TAPPER: Only about a third of the American people think that the president is doing enough on the economy; two-thirds don't. Are they wrong?
GIBBS: I'd — I'd — I wouldn't question that that's what they told your pollster, and that they're right in telling them that. I would say this. Having — coming here to work every day, that the president works each and every day on making our economy stronger and putting us in a position to where we're creating jobs, businesses are hiring again, we have that new foundation that is built on something like the clean energy jobs of the future. All that takes up every — a little bit of every part of his day.
Now, again, whether — whether we have to do a better job making sure people understand that, we certainly bear that responsibility. But I could certainly assure the American people that that is the chief focus of the president of the United States.
TAPPER: With the economy just now, and yesterday when I asked you about health care reform, it seems like the White House thinks that the issue of disconnect that the American people have with the White House in terms of the disapproval of the president's handling of the economy and health care reform is not that you're doing anything wrong, but that you are not communicating effectively. Am I understanding that correctly?
GIBBS: Well, no, no. I mean, look, do I think we have done — I don't — I'm not saying that's the only thing by any means. I would certainly, again, take my share of the responsibility as I'm sure many would in ensuring that people had a clearer idea of what the president is doing each day on that.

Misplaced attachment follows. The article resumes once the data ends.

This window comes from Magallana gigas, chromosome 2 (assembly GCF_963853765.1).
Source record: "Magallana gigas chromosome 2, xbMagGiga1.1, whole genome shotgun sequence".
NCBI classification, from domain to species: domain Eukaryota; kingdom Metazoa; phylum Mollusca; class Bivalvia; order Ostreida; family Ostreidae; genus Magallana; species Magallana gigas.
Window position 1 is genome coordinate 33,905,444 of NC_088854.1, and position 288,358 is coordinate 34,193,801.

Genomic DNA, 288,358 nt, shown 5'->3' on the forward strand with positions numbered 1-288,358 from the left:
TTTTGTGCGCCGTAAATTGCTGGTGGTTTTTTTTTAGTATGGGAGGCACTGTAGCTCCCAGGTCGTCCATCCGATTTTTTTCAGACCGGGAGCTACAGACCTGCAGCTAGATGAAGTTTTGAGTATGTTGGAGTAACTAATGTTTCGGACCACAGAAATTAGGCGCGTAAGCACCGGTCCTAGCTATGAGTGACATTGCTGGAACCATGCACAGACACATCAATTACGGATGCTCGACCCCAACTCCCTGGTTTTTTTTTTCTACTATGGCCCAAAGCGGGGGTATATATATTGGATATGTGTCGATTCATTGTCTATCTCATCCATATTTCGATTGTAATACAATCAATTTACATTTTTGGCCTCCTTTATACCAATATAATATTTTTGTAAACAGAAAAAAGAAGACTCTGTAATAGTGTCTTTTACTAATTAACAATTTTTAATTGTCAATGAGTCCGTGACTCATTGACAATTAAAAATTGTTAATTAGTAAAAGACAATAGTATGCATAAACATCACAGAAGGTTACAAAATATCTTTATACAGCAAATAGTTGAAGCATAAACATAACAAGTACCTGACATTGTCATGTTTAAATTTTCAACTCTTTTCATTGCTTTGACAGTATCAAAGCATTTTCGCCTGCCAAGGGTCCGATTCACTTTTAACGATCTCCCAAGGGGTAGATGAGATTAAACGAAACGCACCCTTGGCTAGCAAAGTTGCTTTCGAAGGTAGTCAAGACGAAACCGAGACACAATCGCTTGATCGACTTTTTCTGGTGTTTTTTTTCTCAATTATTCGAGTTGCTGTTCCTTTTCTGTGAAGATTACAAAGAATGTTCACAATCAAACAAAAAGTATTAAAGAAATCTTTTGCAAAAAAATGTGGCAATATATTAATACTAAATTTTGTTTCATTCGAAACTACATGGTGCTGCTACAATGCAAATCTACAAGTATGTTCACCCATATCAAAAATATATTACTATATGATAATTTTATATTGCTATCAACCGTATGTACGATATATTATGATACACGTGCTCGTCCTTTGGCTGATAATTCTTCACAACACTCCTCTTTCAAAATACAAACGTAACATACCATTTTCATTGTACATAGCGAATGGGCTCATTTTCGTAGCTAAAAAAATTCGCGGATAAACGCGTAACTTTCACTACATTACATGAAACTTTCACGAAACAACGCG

You know, look, we — some of this is not dissimilar to when you go back to the last really deep recession and you look at the president's approval ratings for Ronald Reagan during '81 and '82. I mean, there, you know — it is not surprising to anybody here, and I doubt surprising to anybody in the country that there's anger and frustration with 10 percent of the American people unemployed. And when you add in those that are unemployed but have stopped looking because they've been unemployed for so long, that number only gets greater.
So, again, I think you'd hear the president say quite clearly that he is among those that are frustrated. We all want to see us get our economy back on track faster. The president believes that we have taken some necessary, if at times unpopular steps to do so.
You don't get credit for taking those steps and pulling — you don't get credit for what would have happened, which is fine, but I think the president at the end of his interview says he is more optimistic about our country and about our economy today than he was a year ago.
Because again, if you think about where we were a year ago, we were in meetings talking about what if these series of banks go under. What are going to do if — I mean, there were, you know, these were — these were eye-opening experiences. We were — we were — we all remember from the first jobs report, we were watching the economy shed jobs at a rate that had previously been unseen.
TAPPER: Just in terms of the politics of this, what does the president plan on doing? You've talked a lot about the anger out there and the frustration, and the president did, too, when he was in Boston on Sunday. What do you plan on doing to convince these people who are angry that they need to trust the president and trust the Democratic Party, because obviously many of them are turning away from the Democratic Party and the president?
GIBBS: Well, look it, I think that's in many ways the result of — that anger is now pointed at us because we're in charge, rightly so. Look, I think the president's focus on jobs and the economy is one. I think we will have — clearly financial reform is going to take and play a bigger role in what happens legislatively in the next several months, ensuring that we have honest rules of the road going forward; that we're not rewarding excessive risk; that we have an independent agency that protects and looks after consumers.
You saw the president discuss last week ensuring that taxpayers are paid back in full for what was lent to banks in order to stabilize that financial system. I think both of those will certainly — along with jobs — will be a big priority for this president, upcoming.